The Vision Thing
This month marks the twenty-fifth issue of "Visionaire" -- the homespun, high-concept, $150-a-copy 'zine that's the fashion world's latest must-have accessory.
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A cook clambers into Stephen Gan's bedroom, balancing a platter of turkey burgers fresh from the hibachi in one hand as she negotiates a precarious iron ladder. A handful of Gan's colleagues -- editors, production staff, interns -- drift in to survey a summery buffet: Tomatoes, green salad, iced tea, fresh bread. Just a routine lunch hour in the SoHo offices of Visionaire magazine.
Visionaire -- in case you don't own one of the 3,300 copies of the last issue -- is the hippest fashion magazine in America, a quirky quarterly that occasionally shows clothes and looks nothing at all like a magazine. "We prefer publication," says James Kaliardos, one of Gan's two co-editors. "We use portfolio or album more than magazine," adds Gan. "We started it as this thing somewhere between an art book and a fashion magazine." This month, the thing is celebrating a self-styled anniversary -- its twenty-fifth issue.
Packaged lavishly but with a homespun charm, Visionaire has more in common with old-fashioned vanity projects like Fleur Cowles's legendary Flair than with modern fashion rags. Each issue is a neo-surrealist scrapbook packed with photographs, drawings, even art projects that readers can play with. For issue 2, "Travel," the fashion designer Isabel Toledo hand-wound each of the 1,000 copies, spiderweb-style, with yards of black thread. Each copy of issue 18 -- the curiously titled "Fashion Special," which now fetches $5,000 ($4,850 more than its original price) -- came in its own Louis Vuitton case, handmade in Paris. No. 11, "White," was the starkest and most sensually appealing of all: Working with as little ink as possible, the editors used embossing, die-cutting, Braille, and clear varnish to create "the first fashion magazine for the blind."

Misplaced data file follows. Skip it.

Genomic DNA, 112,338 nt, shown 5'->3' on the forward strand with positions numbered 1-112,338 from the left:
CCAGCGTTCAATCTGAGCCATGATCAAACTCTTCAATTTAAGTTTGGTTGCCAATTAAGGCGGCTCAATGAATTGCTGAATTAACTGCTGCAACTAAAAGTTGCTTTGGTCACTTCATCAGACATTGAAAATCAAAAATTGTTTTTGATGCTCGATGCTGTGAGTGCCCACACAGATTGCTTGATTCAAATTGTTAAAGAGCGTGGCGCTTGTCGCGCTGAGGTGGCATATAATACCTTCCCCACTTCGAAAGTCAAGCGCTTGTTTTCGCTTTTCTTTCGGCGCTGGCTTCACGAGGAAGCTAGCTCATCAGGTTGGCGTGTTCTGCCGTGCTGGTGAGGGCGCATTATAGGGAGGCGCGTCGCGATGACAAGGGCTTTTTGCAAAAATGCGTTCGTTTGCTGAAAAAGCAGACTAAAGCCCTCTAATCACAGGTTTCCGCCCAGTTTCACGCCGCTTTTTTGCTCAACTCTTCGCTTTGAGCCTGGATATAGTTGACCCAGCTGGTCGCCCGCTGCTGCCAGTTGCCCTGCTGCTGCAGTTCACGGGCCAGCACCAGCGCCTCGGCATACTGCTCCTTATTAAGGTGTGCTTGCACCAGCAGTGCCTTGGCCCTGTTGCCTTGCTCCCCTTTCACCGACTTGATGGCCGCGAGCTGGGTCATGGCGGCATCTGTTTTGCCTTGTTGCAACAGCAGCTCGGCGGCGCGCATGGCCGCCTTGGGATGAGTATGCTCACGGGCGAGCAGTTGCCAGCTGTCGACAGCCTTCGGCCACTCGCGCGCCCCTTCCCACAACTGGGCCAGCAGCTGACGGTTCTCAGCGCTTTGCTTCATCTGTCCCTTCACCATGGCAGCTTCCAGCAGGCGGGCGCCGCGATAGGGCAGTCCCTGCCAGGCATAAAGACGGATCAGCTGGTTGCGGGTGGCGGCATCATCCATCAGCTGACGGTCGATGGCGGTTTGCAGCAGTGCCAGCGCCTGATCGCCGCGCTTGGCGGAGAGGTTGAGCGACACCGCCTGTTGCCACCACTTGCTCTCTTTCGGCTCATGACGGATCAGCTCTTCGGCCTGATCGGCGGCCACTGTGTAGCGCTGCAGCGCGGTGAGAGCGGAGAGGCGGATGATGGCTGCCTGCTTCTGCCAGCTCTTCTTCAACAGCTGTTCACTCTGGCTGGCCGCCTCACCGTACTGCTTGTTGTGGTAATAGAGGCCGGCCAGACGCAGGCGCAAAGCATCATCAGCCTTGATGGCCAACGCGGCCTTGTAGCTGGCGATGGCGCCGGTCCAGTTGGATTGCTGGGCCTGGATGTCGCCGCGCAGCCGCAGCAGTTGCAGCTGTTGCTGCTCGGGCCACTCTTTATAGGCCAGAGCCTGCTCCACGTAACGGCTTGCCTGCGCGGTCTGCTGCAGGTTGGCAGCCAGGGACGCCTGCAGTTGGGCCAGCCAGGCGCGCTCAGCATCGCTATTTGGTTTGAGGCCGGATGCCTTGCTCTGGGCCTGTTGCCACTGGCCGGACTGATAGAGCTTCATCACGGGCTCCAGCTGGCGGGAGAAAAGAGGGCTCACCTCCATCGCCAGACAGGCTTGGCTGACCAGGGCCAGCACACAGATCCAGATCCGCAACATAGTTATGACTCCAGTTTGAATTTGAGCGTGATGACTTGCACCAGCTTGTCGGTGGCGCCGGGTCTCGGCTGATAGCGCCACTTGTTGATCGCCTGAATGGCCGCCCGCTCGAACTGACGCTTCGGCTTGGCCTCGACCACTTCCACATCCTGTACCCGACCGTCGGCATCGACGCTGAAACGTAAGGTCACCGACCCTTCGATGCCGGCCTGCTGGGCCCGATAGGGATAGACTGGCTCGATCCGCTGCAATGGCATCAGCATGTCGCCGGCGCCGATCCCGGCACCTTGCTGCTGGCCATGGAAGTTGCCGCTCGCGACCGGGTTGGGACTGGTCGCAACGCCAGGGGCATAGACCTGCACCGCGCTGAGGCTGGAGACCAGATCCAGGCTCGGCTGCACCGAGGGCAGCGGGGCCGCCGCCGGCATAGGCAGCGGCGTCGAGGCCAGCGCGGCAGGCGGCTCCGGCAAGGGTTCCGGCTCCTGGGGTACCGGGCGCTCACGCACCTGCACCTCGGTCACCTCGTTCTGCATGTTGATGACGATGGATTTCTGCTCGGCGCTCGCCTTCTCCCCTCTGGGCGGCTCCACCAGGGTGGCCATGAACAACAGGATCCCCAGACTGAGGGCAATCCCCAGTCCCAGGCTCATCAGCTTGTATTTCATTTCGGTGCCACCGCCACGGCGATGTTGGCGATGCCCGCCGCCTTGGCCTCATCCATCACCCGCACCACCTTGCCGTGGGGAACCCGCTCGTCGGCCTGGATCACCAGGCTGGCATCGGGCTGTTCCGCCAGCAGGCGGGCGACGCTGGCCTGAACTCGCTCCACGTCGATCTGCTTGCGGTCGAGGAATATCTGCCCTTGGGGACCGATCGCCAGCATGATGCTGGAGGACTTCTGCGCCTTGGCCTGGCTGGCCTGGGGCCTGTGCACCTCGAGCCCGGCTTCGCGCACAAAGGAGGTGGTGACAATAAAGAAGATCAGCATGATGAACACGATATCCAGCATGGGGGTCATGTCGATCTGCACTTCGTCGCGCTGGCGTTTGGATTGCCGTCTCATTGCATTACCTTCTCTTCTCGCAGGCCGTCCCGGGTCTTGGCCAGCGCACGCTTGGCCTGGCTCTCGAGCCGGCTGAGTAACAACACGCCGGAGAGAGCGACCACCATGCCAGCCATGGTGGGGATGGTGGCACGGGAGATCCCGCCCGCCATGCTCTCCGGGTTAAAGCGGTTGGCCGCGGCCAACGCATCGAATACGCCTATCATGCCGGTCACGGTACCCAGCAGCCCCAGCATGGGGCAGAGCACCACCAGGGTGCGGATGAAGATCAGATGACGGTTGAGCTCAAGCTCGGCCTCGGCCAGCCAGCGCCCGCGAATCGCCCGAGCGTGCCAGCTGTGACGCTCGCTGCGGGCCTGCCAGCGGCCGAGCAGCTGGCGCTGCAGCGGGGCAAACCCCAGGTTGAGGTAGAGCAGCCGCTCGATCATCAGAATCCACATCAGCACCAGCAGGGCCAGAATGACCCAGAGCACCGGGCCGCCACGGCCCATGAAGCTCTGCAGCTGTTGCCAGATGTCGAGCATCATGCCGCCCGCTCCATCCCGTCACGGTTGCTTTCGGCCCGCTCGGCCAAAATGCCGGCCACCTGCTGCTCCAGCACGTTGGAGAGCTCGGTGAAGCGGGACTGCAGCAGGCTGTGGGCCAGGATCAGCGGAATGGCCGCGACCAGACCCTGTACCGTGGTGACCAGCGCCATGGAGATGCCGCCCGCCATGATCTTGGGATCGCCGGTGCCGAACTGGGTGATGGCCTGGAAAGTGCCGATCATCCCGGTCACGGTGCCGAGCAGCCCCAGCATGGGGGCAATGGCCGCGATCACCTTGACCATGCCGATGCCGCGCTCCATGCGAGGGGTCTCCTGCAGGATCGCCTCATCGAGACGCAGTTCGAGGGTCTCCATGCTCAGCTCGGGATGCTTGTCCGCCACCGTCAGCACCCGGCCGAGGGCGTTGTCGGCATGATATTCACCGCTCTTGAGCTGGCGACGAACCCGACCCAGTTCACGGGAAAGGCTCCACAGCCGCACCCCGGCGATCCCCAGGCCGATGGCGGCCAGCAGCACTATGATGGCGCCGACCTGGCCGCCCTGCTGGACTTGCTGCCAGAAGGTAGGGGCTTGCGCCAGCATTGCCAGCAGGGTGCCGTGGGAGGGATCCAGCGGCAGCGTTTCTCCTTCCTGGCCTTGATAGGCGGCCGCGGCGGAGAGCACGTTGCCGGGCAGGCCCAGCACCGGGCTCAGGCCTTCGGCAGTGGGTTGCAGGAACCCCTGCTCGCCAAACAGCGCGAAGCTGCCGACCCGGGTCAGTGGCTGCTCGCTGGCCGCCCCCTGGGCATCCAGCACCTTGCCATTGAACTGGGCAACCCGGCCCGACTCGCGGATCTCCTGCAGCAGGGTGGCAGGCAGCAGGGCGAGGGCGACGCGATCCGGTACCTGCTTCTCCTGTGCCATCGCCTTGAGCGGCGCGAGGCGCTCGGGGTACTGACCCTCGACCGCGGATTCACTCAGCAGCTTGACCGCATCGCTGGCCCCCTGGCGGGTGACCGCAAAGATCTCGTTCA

Gan, along with Kaliardos and Cecilia Dean, founded Visionaire seven years ago, using $7,000 he'd saved up to print 1,000 copies of his first issue. Details, where he'd been an editor-writer-photographer-designer, had just gone glossy and mainstream. "I was 25, and I'd been at Details for almost four years," Gan recalls. "I didn't really know what to do next. I couldn't see myself as an editor or as a writer or as a stylist or as an art director. All the jobs out there were -- well, you did one thing." Furthermore, notes Kaliardos, the early-nineties fashion press was a pretty tame place for anyone creative and ambitious. "They were doing white-shirt stories," he gasps. "When the new editors of Details came in," he asks Gan, "didn't they ask you something like, 'How do you feel about jeans?' " Gan laughs sheepishly. At the time, Dean was about to graduate from Columbia, where she studied literature; Kaliardos had finished Parsons a few years earlier, with Gan. "Cecilia and I were both like, 'Stephen, you're so talented. There's just not a place for you. You do your own thing and we'll help.' "
The three future editors of Visionaire met as kids. Dean was a 15-year-old aspiring model living in Long Island and going to Catholic school ("She always managed to look completely glamorous, even in the stupid uniform," remembers a fellow alumna of Hempstead's Sacred Heart Academy); Gan and Kaliardos, both in their late teens, were at Parsons and just starting to get jobs as a photographer and a makeup artist, respectively. Dean's agent arranged to have Gan and Kaliardos work on one of her first test shoots -- "just to do a few photos for all of our books," says Dean. This casual approach to their work has remained a key ingredient in their professional chemistry to this day. Also to this day, the three continue to work at their old day jobs: Kaliardos does makeup for fashion glossies, Gan is a contributing writer for Harper's Bazaar, and Dean models and teaches a seminar at Parsons.